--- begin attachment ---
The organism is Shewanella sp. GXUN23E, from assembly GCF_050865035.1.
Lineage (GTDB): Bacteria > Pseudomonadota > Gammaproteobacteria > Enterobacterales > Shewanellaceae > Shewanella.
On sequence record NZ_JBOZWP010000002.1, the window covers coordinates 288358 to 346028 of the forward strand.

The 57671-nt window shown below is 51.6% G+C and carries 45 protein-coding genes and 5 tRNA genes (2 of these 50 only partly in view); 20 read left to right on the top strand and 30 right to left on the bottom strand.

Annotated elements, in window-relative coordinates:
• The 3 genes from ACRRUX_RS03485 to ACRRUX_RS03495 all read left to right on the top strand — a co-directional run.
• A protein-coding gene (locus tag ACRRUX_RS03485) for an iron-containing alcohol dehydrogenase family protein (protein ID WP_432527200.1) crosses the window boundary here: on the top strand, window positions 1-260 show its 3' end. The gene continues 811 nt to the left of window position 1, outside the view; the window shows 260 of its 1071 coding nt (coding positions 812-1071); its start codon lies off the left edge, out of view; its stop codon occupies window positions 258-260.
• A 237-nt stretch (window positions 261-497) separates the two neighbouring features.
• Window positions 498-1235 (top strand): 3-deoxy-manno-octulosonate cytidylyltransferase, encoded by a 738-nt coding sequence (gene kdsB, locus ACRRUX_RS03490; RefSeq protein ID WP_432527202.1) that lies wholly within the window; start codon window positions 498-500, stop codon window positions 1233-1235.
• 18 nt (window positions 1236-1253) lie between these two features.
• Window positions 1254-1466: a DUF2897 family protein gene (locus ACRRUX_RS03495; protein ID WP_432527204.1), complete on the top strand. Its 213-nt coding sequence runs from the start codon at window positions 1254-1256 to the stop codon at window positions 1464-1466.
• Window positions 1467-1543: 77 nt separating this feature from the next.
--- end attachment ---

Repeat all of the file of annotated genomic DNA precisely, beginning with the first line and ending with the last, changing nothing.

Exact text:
The organism is Shewanella sp. GXUN23E, from assembly GCF_050865035.1.
Lineage (GTDB): Bacteria > Pseudomonadota > Gammaproteobacteria > Enterobacterales > Shewanellaceae > Shewanella.
On sequence record NZ_JBOZWP010000002.1, the window covers coordinates 288358 to 346028 of the forward strand.

The 57671-nt window shown below is 51.6% G+C and carries 45 protein-coding genes and 5 tRNA genes (2 of these 50 only partly in view); 20 read left to right on the top strand and 30 right to left on the bottom strand.

Annotated elements, in window-relative coordinates:
• The 3 genes from ACRRUX_RS03485 to ACRRUX_RS03495 all read left to right on the top strand — a co-directional run.
• A protein-coding gene (locus tag ACRRUX_RS03485) for an iron-containing alcohol dehydrogenase family protein (protein ID WP_432527200.1) crosses the window boundary here: on the top strand, window positions 1-260 show its 3' end. The gene continues 811 nt to the left of window position 1, outside the view; the window shows 260 of its 1071 coding nt (coding positions 812-1071); its start codon lies off the left edge, out of view; its stop codon occupies window positions 258-260.
• A 237-nt stretch (window positions 261-497) separates the two neighbouring features.
• Window positions 498-1235 (top strand): 3-deoxy-manno-octulosonate cytidylyltransferase, encoded by a 738-nt coding sequence (gene kdsB, locus ACRRUX_RS03490; RefSeq protein ID WP_432527202.1) that lies wholly within the window; start codon window positions 498-500, stop codon window positions 1233-1235.
• 18 nt (window positions 1236-1253) lie between these two features.
• Window positions 1254-1466: a DUF2897 family protein gene (locus ACRRUX_RS03495; protein ID WP_432527204.1), complete on the top strand. Its 213-nt coding sequence runs from the start codon at window positions 1254-1256 to the stop codon at window positions 1464-1466.
• Window positions 1467-1543: 77 nt separating this feature from the next.